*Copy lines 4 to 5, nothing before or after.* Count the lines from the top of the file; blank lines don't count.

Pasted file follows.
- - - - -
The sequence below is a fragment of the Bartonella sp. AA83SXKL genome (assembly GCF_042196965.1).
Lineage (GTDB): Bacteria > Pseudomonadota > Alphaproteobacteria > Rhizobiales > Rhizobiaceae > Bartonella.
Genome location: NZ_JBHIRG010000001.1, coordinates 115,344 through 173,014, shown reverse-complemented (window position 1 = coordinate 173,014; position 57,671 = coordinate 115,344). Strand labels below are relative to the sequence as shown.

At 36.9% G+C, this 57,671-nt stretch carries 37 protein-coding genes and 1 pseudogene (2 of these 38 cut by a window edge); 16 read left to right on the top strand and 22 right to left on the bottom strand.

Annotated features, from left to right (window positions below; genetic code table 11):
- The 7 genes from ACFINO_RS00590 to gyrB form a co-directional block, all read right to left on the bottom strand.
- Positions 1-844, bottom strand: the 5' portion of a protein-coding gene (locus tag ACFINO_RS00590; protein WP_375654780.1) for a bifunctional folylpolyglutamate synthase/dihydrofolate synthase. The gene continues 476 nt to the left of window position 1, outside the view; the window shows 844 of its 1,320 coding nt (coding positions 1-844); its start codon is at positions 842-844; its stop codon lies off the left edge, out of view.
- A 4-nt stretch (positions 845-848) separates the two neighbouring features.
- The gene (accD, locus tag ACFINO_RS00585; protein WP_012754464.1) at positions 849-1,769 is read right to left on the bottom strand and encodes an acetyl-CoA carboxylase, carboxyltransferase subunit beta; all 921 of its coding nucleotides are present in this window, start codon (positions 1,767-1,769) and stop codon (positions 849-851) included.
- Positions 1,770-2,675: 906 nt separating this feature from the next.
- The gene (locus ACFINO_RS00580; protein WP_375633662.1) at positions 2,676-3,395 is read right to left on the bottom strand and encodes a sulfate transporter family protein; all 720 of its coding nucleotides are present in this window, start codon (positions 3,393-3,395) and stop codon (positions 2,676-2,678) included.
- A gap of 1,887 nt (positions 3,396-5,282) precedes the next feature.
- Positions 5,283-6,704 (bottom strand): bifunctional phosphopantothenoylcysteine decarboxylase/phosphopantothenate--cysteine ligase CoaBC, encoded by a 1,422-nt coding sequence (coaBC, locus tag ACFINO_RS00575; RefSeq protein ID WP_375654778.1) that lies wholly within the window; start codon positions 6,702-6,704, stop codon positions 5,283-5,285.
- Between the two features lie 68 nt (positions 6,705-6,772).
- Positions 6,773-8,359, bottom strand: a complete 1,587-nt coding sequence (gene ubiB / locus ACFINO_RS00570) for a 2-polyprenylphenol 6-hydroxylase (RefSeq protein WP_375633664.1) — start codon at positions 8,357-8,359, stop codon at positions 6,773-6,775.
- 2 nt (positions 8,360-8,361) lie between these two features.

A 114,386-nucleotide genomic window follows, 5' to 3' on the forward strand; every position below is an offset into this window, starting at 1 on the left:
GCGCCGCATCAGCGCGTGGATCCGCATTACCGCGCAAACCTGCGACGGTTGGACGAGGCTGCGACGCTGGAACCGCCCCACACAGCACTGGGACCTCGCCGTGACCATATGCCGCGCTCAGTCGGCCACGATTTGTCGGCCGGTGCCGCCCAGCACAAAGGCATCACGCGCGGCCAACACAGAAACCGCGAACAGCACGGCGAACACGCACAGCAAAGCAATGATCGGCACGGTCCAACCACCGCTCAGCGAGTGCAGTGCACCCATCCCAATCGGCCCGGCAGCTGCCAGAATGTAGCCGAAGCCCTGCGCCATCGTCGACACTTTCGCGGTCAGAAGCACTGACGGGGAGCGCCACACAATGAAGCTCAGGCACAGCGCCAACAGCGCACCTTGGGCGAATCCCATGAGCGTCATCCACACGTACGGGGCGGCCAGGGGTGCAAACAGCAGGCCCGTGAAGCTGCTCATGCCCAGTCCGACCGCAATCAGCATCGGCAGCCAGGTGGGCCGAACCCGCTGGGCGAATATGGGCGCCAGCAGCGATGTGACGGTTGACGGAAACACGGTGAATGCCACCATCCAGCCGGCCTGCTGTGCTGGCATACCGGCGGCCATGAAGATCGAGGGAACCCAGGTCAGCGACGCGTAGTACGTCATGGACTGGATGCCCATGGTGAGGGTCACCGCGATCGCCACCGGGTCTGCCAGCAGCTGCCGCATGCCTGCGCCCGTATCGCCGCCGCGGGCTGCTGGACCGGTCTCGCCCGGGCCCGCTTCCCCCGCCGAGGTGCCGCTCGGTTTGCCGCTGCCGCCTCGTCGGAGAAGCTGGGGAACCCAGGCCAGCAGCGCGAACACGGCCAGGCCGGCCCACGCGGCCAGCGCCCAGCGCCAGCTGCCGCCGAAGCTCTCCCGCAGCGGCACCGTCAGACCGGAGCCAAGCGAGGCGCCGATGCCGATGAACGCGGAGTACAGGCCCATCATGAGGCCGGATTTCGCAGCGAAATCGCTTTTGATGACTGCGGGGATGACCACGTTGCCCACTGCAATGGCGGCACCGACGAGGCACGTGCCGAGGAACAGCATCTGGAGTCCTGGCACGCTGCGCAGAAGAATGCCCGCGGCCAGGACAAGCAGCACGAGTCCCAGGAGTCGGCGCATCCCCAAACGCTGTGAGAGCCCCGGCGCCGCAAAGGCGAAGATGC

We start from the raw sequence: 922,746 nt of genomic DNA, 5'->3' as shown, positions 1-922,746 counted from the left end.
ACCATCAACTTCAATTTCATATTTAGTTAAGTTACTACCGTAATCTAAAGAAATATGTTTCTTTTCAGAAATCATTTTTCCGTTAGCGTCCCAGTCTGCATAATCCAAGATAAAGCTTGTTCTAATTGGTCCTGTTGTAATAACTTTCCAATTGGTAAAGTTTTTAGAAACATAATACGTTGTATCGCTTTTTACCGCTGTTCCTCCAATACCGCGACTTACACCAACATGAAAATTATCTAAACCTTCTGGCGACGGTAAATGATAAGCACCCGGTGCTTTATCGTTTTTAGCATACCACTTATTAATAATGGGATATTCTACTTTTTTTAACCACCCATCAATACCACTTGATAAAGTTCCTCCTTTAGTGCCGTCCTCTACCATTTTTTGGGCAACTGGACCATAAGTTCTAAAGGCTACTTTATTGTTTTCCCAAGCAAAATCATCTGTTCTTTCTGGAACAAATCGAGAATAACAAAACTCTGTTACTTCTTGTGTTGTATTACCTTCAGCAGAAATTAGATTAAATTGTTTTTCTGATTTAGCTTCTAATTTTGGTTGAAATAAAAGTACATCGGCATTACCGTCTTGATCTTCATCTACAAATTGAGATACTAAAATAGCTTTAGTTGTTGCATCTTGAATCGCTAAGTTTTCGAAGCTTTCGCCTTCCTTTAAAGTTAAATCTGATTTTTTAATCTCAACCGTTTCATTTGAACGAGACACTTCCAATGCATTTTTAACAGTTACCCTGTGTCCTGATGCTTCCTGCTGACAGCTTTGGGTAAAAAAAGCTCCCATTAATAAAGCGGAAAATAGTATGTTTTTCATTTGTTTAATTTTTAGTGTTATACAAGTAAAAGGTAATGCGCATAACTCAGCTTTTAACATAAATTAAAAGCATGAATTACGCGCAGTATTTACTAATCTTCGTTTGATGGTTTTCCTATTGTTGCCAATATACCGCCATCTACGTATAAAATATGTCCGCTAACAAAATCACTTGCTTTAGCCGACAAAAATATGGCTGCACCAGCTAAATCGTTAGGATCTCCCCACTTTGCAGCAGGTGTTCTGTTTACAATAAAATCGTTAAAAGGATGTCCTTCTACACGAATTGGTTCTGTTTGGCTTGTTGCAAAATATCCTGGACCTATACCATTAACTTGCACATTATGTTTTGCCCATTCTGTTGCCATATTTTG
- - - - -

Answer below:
At 36.9% G+C, this 57,671-nt stretch carries 37 protein-coding genes and 1 pseudogene (2 of these 38 cut by a window edge); 16 read left to right on the top strand and 22 right to left on the bottom strand.

Annotated features, from left to right (window positions below; genetic code table 11):